Starting in 2021: every year, a city in Europe will takes centre stage in moves designed to improve democracy, supported by international organisations and civil society.
- High-profile mayors and other leading politicians launch a Europe-wide initiative – instigated by the Innovation in Politics Institute – aimed at innovating and strengthening democracy so that it will prevail against the threats it currently faces. Heavyweights from politics, civil society, business and the arts are joining in.
- Impact: across borders and party lines, the best minds in politics and civil society – and those who want to join them – are mobilising in order to strengthen democracy in Europe. They will be starting new initiatives at local level, showcasing best practice and joining forces with peers.
- Each year, a jury of over 10,000 European citizens will select the city to be designated the European Capital of Democracy, from a shortlist compiled by experts.
Vienna – Mayors from more than 15 European countries launched the European Capital of Democracy initiative on Friday. From autumn 2021, each year a European city will receive this title and commit to starting new projects geared towards strengthening democracy in its sphere. The main topics of the annual programme will be new technologies, climate change, citizen participation and education.
International organisations and foundations will be invited to stage their own activities in the selected city, such as youth gatherings, fairs or culture festivals. “Democracy is under attack, and now it is striking back. Each European Capital of Democracy will become the place to be for people in Europe who want democracy to become stronger – across party lines and national borders”, the head of the initiative, career diplomat Helfried Carl, predicts.
The initiative was launched under the patronage of the Secretary General of the Council of Europe, Marija Pejčinović Burić, and European Commission Vice-President Dubravka Šuica, at the invitation of the Mayor of Vienna, Michael Ludwig.
The initiative has already gained the backing of mayors and other leading politicians from numerous cities: Athens, Bratislava, Budapest, Frankfurt, Gdansk, Istanbul, Paris, Prague, Sofia, Strasbourg, Tirana, Vienna and Warsaw. At the launch in Vienna – which was switched to a digital format due to the Covid-19 pandemic – the mayors presented their vision for the initiative.
How cities will be selected: each application must include the city’s self-evaluation of its democratic track record and an outline for a year-long programme aimed at strengthening and broadening democratic practices. Based on transparent criteria, a group of experts will draw up a shortlist from all applicants. Finally, a jury of 10,000 citizens, representative of the European population, will select the title holder from the year 2023 onwards.
“In the first two years, 2021 and 2022, while we are developing the extensive selection process, two cities will lead the way in bringing this initiative to life and showcasing what is expected from future title holders. We will present these cities by the end of this year”, says Helfried Carl, outlining the next steps.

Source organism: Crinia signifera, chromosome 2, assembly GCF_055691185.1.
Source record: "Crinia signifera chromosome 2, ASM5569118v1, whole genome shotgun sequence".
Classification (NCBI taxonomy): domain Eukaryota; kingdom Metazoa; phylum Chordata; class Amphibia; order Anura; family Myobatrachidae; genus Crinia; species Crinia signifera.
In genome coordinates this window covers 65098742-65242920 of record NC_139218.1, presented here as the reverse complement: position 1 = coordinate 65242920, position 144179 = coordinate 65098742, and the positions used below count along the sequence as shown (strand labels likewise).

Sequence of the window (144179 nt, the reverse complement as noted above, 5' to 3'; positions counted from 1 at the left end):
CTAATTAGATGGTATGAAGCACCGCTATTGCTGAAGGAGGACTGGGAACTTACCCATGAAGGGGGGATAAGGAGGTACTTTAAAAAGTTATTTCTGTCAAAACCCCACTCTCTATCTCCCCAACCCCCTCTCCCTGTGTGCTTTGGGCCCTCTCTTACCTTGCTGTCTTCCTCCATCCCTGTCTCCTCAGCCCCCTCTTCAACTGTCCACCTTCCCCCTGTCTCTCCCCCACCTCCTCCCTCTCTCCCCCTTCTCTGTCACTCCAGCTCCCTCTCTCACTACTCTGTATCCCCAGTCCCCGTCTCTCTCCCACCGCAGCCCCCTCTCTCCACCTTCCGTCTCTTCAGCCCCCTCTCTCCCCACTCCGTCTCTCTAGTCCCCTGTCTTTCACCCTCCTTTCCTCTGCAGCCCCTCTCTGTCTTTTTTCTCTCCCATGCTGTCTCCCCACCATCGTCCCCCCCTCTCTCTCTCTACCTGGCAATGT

What European Capitals of Democracy do: the cities that hold the title will work on two levels. Firstly, they will implement their own programmes. Each city will develop, curate and organise a wide range of activities and events together with civil society, citizens and local partners. Citizens and politicians from other European countries will then be invited to experience these efforts first-hand and to participate. Secondly, the cities will serve as the stage for European discourse on strengthening democracy, hosting various initiatives, projects and events organised together with The Innovation in Politics Institute and other international organisations and foundations.
Programme focused on four main topics: technology, climate change, education and participation: the programme envisaged for the first Capitals of Democracy will focus on four key topics. A “technology track” will concentrate on the challenges and opportunities for our democracies resulting from the digital revolution, including artificial intelligence and disinformation. In the “participation track”, the Capital of Democracy will implement new measures to improve citizen participation, such as citizens’ assemblies and participatory budgeting. As climate change will be a major factor in democratic developments, each city is encouraged to feature inspiring flagship projects aimed at addressing this problem. And in the “education track”, schools from other cities and countries will be able to participate in activities in the European Capital of Democracy, both on site and online.
Helfried Carl describes the long-term goal of the initiative: “An increasing number of politicians and citizens are asking themselves what can be done to improve democracy. With our initiative, we will create a space where innovators from all over Europe can meet every year, share best practice and start new forms of democratic engagement. To survive, democracy has to advance. This is what the cities participating in the initiative will aim for.”
Quotes from mayors and leading politicians who contributed to the launch of the European Capital of Democracy initiative
Marija Pejčinović Burić, Secretary General of the Council of Europe